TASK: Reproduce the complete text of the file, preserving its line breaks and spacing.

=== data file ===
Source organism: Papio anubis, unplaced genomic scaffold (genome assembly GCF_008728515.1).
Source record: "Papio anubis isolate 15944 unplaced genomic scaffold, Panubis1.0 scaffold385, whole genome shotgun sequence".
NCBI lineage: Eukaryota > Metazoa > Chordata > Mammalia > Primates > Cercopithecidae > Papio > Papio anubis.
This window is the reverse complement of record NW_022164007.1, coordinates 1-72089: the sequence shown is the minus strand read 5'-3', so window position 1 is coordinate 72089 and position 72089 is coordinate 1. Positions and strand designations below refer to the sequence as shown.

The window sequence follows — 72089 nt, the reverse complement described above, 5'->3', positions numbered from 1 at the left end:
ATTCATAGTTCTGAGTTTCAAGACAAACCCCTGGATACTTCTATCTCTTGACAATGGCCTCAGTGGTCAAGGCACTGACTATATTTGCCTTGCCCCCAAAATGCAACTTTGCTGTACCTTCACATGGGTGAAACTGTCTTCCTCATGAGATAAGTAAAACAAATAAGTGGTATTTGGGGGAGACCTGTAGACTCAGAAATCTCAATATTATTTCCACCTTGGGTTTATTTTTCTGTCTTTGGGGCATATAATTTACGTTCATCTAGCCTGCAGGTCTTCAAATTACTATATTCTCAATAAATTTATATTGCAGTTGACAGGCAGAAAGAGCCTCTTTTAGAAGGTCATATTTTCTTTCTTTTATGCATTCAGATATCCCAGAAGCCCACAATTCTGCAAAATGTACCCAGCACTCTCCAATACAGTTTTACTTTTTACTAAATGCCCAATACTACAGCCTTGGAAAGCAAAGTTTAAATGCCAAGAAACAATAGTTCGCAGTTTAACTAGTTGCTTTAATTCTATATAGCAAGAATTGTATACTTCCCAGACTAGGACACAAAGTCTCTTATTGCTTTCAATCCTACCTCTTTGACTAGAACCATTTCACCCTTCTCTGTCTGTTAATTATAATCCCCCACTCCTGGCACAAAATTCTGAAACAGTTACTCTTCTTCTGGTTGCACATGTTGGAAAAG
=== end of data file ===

Source organism: Papio anubis, unplaced genomic scaffold (genome assembly GCF_008728515.1).
Source record: "Papio anubis isolate 15944 unplaced genomic scaffold, Panubis1.0 scaffold385, whole genome shotgun sequence".
NCBI lineage: Eukaryota > Metazoa > Chordata > Mammalia > Primates > Cercopithecidae > Papio > Papio anubis.
This window is the reverse complement of record NW_022164007.1, coordinates 1-72089: the sequence shown is the minus strand read 5'-3', so window position 1 is coordinate 72089 and position 72089 is coordinate 1. Positions and strand designations below refer to the sequence as shown.

The window sequence follows — 72089 nt, the reverse complement described above, 5'->3', positions numbered from 1 at the left end:
ATTCATAGTTCTGAGTTTCAAGACAAACCCCTGGATACTTCTATCTCTTGACAATGGCCTCAGTGGTCAAGGCACTGACTATATTTGCCTTGCCCCCAAAATGCAACTTTGCTGTACCTTCACATGGGTGAAACTGTCTTCCTCATGAGATAAGTAAAACAAATAAGTGGTATTTGGGGGAGACCTGTAGACTCAGAAATCTCAATATTATTTCCACCTTGGGTTTATTTTTCTGTCTTTGGGGCATATAATTTACGTTCATCTAGCCTGCAGGTCTTCAAATTACTATATTCTCAATAAATTTATATTGCAGTTGACAGGCAGAAAGAGCCTCTTTTAGAAGGTCATATTTTCTTTCTTTTATGCATTCAGATATCCCAGAAGCCCACAATTCTGCAAAATGTACCCAGCACTCTCCAATACAGTTTTACTTTTTACTAAATGCCCAATACTACAGCCTTGGAAAGCAAAGTTTAAATGCCAAGAAACAATAGTTCGCAGTTTAACTAGTTGCTTTAATTCTATATAGCAAGAATTGTATACTTCCCAGACTAGGACACAAAGTCTCTTATTGCTTTCAATCCTACCTCTTTGACTAGAACCATTTCACCCTTCTCTGTCTGTTAATTATAATCCCCCACTCCTGGCACAAAATTCTGAAACAGTTACTCTTCTTCTGGTTGCACATGTTGGAAAAG